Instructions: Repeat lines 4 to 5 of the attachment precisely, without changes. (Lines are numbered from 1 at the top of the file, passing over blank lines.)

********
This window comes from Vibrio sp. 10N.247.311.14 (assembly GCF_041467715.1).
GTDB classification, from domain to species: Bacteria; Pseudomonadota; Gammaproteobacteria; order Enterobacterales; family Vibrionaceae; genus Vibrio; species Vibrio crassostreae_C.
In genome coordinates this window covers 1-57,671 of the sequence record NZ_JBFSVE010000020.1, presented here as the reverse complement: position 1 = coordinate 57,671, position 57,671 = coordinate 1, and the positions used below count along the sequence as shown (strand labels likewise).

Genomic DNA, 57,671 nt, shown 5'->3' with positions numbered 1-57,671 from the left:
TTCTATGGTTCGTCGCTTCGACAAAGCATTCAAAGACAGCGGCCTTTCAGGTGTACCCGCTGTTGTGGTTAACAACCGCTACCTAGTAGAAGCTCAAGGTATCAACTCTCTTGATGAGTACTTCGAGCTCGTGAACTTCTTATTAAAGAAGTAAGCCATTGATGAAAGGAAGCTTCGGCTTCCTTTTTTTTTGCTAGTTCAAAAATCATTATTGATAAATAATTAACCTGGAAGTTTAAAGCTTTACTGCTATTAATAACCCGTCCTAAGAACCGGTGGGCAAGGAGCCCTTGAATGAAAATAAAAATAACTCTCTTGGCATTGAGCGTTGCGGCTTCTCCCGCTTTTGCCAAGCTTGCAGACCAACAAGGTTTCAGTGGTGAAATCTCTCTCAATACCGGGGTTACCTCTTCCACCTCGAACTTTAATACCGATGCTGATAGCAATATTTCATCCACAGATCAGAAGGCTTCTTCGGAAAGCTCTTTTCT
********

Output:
Genomic DNA, 57,671 nt, shown 5'->3' with positions numbered 1-57,671 from the left:
TTCTATGGTTCGTCGCTTCGACAAAGCATTCAAAGACAGCGGCCTTTCAGGTGTACCCGCTGTTGTGGTTAACAACCGCTACCTAGTAGAAGCTCAAGGTATCAACTCTCTTGATGAGTACTTCGAGCTCGTGAACTTCTTATTAAAGAAGTAAGCCATTGATGAAAGGAAGCTTCGGCTTCCTTTTTTTTTGCTAGTTCAAAAATCATTATTGATAAATAATTAACCTGGAAGTTTAAAGCTTTACTGCTATTAATAACCCGTCCTAAGAACCGGTGGGCAAGGAGCCCTTGAATGAAAATAAAAATAACTCTCTTGGCATTGAGCGTTGCGGCTTCTCCCGCTTTTGCCAAGCTTGCAGACCAACAAGGTTTCAGTGGTGAAATCTCTCTCAATACCGGGGTTACCTCTTCCACCTCGAACTTTAATACCGATGCTGATAGCAATATTTCATCCACAGATCAGAAGGCTTCTTCGGAAAGCTCTTTTCT